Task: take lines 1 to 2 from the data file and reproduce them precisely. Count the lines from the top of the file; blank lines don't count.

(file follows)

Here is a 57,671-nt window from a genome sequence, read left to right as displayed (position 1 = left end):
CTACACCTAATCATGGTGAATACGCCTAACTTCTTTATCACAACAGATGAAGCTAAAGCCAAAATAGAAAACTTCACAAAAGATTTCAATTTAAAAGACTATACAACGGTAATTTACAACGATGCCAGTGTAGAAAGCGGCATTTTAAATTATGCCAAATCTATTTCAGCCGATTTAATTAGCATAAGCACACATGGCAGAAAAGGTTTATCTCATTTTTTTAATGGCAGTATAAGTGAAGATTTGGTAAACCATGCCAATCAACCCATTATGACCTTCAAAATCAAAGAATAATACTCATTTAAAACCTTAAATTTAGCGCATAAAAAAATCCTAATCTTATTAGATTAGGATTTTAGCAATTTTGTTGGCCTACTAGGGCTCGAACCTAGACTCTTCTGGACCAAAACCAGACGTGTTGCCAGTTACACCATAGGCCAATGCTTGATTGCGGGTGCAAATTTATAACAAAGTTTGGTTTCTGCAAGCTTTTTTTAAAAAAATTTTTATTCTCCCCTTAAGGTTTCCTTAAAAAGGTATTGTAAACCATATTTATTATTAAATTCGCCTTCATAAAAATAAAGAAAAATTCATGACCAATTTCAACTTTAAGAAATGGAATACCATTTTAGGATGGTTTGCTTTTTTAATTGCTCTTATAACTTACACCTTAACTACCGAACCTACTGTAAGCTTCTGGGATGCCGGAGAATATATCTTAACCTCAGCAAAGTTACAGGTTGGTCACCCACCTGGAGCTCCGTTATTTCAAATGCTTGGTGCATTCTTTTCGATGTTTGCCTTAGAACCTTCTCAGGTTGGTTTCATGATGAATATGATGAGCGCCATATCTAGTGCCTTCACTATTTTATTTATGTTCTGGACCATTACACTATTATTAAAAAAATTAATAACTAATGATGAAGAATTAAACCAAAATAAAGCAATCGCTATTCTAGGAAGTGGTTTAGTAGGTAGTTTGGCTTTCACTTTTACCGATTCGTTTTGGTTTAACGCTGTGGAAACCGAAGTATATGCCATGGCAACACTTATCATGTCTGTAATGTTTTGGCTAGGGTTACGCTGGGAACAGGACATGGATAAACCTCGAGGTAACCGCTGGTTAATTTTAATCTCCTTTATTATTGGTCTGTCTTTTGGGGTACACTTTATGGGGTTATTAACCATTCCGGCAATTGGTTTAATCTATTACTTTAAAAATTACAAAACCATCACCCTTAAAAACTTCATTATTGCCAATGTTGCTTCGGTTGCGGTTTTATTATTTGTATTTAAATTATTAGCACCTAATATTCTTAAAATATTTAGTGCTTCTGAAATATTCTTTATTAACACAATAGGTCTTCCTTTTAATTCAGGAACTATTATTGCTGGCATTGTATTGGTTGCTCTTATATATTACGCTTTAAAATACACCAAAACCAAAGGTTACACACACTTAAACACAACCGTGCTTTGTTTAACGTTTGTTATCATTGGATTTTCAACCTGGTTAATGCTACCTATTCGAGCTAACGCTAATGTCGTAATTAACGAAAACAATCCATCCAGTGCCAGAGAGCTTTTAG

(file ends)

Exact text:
Here is a 57,671-nt window from a genome sequence, read left to right as displayed (position 1 = left end):
CTACACCTAATCATGGTGAATACGCCTAACTTCTTTATCACAACAGATGAAGCTAAAGCCAAAATAGAAAACTTCACAAAAGATTTCAATTTAAAAGACTATACAACGGTAATTTACAACGATGCCAGTGTAGAAAGCGGCATTTTAAATTATGCCAAATCTATTTCAGCCGATTTAATTAGCATAAGCACACATGGCAGAAAAGGTTTATCTCATTTTTTTAATGGCAGTATAAGTGAAGATTTGGTAAACCATGCCAATCAACCCATTATGACCTTCAAAATCAAAGAATAATACTCATTTAAAACCTTAAATTTAGCGCATAAAAAAATCCTAATCTTATTAGATTAGGATTTTAGCAATTTTGTTGGCCTACTAGGGCTCGAACCTAGACTCTTCTGGACCAAAACCAGACGTGTTGCCAGTTACACCATAGGCCAATGCTTGATTGCGGGTGCAAATTTATAACAAAGTTTGGTTTCTGCAAGCTTTTTTTAAAAAAATTTTTATTCTCCCCTTAAGGTTTCCTTAAAAAGGTATTGTAAACCATATTTATTATTAAATTCGCCTTCATAAAAATAAAGAAAAATTCATGACCAATTTCAACTTTAAGAAATGGAATACCATTTTAGGATGGTTTGCTTTTTTAATTGCTCTTATAACTTACACCTTAACTACCGAACCTACTGTAAGCTTCTGGGATGCCGGAGAATATATCTTAACCTCAGCAAAGTTACAGGTTGGTCACCCACCTGGAGCTCCGTTATTTCAAATGCTTGGTGCATTCTTTTCGATGTTTGCCTTAGAACCTTCTCAGGTTGGTTTCATGATGAATATGATGAGCGCCATATCTAGTGCCTTCACTATTTTATTTATGTTCTGGACCATTACACTATTATTAAAAAAATTAATAACTAATGATGAAGAATTAAACCAAAATAAAGCAATCGCTATTCTAGGAAGTGGTTTAGTAGGTAGTTTGGCTTTCACTTTTACCGATTCGTTTTGGTTTAACGCTGTGGAAACCGAAGTATATGCCATGGCAACACTTATCATGTCTGTAATGTTTTGGCTAGGGTTACGCTGGGAACAGGACATGGATAAACCTCGAGGTAACCGCTGGTTAATTTTAATCTCCTTTATTATTGGTCTGTCTTTTGGGGTACACTTTATGGGGTTATTAACCATTCCGGCAATTGGTTTAATCTATTACTTTAAAAATTACAAAACCATCACCCTTAAAAACTTCATTATTGCCAATGTTGCTTCGGTTGCGGTTTTATTATTTGTATTTAAATTATTAGCACCTAATATTCTTAAAATATTTAGTGCTTCTGAAATATTCTTTATTAACACAATAGGTCTTCCTTTTAATTCAGGAACTATTATTGCTGGCATTGTATTGGTTGCTCTTATATATTACGCTTTAAAATACACCAAAACCAAAGGTTACACACACTTAAACACAACCGTGCTTTGTTTAACGTTTGTTATCATTGGATTTTCAACCTGGTTAATGCTACCTATTCGAGCTAACGCTAATGTCGTAATTAACGAAAACAATCCATCCAGTGCCAGAGAGCTTTTAG